From player to coach to teacher, John Orsen has come full circle

Photo courtesy DU Athletics

Denver men’s lacrosse head coach Bill Tierney watched John Orsen develop as a college athlete, professional, and coach, all the while keeping a close eye. When the opportunity presented itself, Coach Tierney got Orsen on the phone and offered him a position as the University of Denver Pioneers’ defensive coordinator in September 2014.

“I knew about him as a player and a young man because he played for my nephew at Hofstra [and] Coach Amplo. We knew all the good things,” Tierney said. “He played for both pro leagues, everything anything ever said about him was high quality. Secondly, he coached against us at Marquette. Even though they were a new program, you could see the effect he was having on their defense and their program.”

Orsen, a Long Island, NY native, played collegiately at Hofstra University for Coach Tierney’s nephew, Seth Tierney. He was recruited as an attackman, but transitioned to offensive midfielder, midfielder, and long-stick midfielder as a result of sustaining injuries and what was needed at the time throughout his career.

“Playing all of the positions, getting in certain situations certainly helps your athletic ability and your knowledge of the game,” Orsen said. “You are put in certain situations that maybe other guys aren’t put in all over the field so I think that helps. At the professional level I think that helped me because I was able to play long stick middie or short stick middie at the same time, different positions, it just opened my eyes to different situations that I can help teach now.”

Orsen played professionally for Major League Lacrosse’s Long Island Lizards and later won a championship with the Chesapeake Bayhawks in 2012. Orsen also played box lacrosse in the National Lacrosse League with the New York Titans.

“I was working in finance in New York City and was able to play professionally on the weekends which I loved and was close to the family. But I got hurt a couple of times and just wasn’t loving finance,” Orsen said. “Then my old coach at Hofstra [Joe Amplo] got the Marquette job and he called me up and wanted to know if I was interested in coaching and that’s how I got involved in coaching; was starting out at Marquette with Joe Amplo and that staff, starting that program.”

With a fresh start in Milwaukee, Wisconsin, Orsen instantly thrived in his new role, helping Marquette’s inaugural program go 5-8 and earn a No. 18 national rank in ground balls.

When a position on Denver’s staff opened, Coach Tierney and Matt Brown knew who they wanted to fill the position.

“So when Trevor [Tierney] left and then Dylan Sheridan took over as the defensive coordinator we wanted some continuity there, but I also wanted some new ideas there just like we had with Matt [Brown] a few years earlier,” Tierney said. “That’s what I’ve learned as a head coach; you can’t stay stagnant. So John came in and after talking with him and getting through our first fall I just turned our defense over to him. Even though it was different than my defense, the ‘Bill Tierney’ or ‘Princeton’, it incorporated a lot of the same concepts, but I was confident that John could get it done and he has.”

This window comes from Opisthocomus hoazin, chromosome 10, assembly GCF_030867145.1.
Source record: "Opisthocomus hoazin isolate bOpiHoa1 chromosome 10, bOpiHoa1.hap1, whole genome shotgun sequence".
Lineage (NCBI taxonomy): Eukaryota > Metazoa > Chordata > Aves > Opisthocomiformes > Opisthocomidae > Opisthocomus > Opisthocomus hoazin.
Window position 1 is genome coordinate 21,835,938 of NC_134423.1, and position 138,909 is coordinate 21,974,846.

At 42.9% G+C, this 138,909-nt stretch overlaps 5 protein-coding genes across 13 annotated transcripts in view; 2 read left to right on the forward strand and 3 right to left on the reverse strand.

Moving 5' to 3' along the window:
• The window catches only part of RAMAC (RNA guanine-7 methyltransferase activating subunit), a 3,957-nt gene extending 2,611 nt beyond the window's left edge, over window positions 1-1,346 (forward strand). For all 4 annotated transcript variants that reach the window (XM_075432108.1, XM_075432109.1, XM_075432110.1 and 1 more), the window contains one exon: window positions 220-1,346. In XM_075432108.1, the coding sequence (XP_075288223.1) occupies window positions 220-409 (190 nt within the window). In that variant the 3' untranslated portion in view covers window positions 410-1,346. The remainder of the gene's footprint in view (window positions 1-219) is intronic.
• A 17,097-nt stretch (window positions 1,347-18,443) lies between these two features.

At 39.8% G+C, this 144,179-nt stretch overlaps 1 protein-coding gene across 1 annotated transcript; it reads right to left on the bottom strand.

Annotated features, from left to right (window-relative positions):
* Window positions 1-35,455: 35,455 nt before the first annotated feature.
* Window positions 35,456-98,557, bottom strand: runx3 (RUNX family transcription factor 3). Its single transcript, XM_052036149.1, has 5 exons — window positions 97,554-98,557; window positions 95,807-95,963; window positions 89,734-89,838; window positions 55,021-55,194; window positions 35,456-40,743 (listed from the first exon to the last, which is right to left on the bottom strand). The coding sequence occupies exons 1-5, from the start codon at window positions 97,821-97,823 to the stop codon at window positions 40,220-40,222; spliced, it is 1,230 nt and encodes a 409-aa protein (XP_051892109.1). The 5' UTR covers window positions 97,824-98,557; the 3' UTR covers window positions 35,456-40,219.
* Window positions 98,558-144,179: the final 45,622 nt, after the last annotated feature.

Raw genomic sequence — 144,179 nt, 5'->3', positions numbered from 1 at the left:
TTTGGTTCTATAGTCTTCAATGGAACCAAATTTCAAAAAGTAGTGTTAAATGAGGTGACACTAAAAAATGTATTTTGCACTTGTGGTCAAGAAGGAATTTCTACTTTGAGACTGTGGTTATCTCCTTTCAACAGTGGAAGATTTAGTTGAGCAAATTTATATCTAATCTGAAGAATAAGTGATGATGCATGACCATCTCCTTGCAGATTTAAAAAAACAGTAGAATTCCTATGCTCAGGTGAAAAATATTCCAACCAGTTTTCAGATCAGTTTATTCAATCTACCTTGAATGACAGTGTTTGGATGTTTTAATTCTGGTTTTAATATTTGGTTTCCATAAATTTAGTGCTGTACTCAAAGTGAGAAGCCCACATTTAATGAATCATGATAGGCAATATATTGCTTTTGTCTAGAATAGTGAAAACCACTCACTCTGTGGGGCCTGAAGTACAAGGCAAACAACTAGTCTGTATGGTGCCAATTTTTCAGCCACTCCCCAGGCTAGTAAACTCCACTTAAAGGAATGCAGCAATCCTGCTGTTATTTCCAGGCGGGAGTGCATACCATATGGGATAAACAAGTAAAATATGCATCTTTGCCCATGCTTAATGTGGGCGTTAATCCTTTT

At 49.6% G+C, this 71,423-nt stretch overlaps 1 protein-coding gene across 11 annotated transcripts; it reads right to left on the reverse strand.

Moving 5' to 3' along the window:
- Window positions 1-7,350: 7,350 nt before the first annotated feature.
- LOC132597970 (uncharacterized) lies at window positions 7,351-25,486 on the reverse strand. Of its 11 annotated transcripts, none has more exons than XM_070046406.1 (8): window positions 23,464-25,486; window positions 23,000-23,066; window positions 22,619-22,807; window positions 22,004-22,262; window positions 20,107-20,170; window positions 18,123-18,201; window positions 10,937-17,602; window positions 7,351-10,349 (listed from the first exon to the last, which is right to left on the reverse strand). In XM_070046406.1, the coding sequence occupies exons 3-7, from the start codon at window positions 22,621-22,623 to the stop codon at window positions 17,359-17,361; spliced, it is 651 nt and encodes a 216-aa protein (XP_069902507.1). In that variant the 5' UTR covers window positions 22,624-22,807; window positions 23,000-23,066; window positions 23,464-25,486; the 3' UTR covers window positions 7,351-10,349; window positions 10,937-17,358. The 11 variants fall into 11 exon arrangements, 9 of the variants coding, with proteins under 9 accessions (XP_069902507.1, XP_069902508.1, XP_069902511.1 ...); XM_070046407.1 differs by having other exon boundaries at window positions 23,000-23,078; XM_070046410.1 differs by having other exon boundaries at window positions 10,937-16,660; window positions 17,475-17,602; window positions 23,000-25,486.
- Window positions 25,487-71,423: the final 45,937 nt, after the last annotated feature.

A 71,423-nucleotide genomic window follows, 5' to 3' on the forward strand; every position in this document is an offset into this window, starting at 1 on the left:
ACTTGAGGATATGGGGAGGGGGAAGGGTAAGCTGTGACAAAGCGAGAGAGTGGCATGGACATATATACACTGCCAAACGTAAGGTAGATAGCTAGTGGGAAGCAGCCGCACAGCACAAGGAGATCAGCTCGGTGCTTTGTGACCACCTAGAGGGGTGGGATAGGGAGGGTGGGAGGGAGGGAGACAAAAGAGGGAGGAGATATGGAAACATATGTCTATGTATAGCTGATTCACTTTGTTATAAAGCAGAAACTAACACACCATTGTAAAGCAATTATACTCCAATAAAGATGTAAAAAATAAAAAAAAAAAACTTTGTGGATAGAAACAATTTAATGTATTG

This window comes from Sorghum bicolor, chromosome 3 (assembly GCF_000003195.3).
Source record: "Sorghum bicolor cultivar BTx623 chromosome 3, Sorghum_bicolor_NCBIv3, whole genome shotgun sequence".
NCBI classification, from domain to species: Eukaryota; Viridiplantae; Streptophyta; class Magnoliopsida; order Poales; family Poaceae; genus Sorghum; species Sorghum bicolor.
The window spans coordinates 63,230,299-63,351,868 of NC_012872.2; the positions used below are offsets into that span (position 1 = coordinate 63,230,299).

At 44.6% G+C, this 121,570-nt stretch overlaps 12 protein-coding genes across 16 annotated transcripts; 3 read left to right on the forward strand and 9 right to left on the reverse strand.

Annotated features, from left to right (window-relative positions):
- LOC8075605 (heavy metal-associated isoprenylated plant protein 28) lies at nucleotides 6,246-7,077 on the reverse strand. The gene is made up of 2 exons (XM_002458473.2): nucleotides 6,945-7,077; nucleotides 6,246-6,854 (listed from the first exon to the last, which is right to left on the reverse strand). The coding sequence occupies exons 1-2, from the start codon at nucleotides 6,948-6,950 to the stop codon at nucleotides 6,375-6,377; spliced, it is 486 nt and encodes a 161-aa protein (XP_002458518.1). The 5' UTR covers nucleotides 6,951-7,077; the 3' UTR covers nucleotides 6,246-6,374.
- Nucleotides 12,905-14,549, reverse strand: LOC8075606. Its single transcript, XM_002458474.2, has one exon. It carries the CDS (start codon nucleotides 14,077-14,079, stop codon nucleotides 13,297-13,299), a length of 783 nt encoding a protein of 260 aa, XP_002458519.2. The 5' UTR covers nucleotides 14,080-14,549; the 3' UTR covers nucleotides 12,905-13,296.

Ironically, during his recruiting process, Denver was one of the schools that pushed for Orsen. Come full circle now, Orsen found his way out west anyway.

“I had no idea what Denver was like. Growing up on Long Island there are certain schools that your eyes are on and in the recruiting process Denver was never even remotely close to what I was thinking about,” Orsen said. “I thought it was like playing in three-feet of snow everyday. Now living here I couldn’t believe I disregarded it. I’m obviously happy I’m here. The weather is great, the city is great. It’s a really cool place to live.”

Since stepping into his position, Orsen has transformed Denver’s defense tremendously. In combination with Coach Brown’s offense, Orsen has created a more push-style transitional defense seeing more long-poles on the attack as well as a more aggressive defensive style which he coined, “controlled aggressiveness.” The modifications have been effective for the Pioneers with the better evaluations of offenses’ ball handling.

Overall for Orsen, this experience of coaching isn’t just about drawing up the plays, it’s about the individual development of his players and creating meaningful relationships.

“The biggest surprise is the off-the-field stuff. The x’s and o’s is easy,” Orsen said. “It’s constantly motivating and challenging these guys. Trying to get the most out of them. They’re still young, they’re still developing as young men and I think it’s a challenging world now with social media, there is a lot of pressure on them. I think each player is different. Each player has a different family background, a different academic background, a different social background and you’ve got to manage those and develop those. That’s the biggest challenge. The x’s and o’s is easy to any coach in the NCAA. It’s how you manage. That’s what I’ve learned the most from Coach Tierney, how you manage and develop these young guys.”

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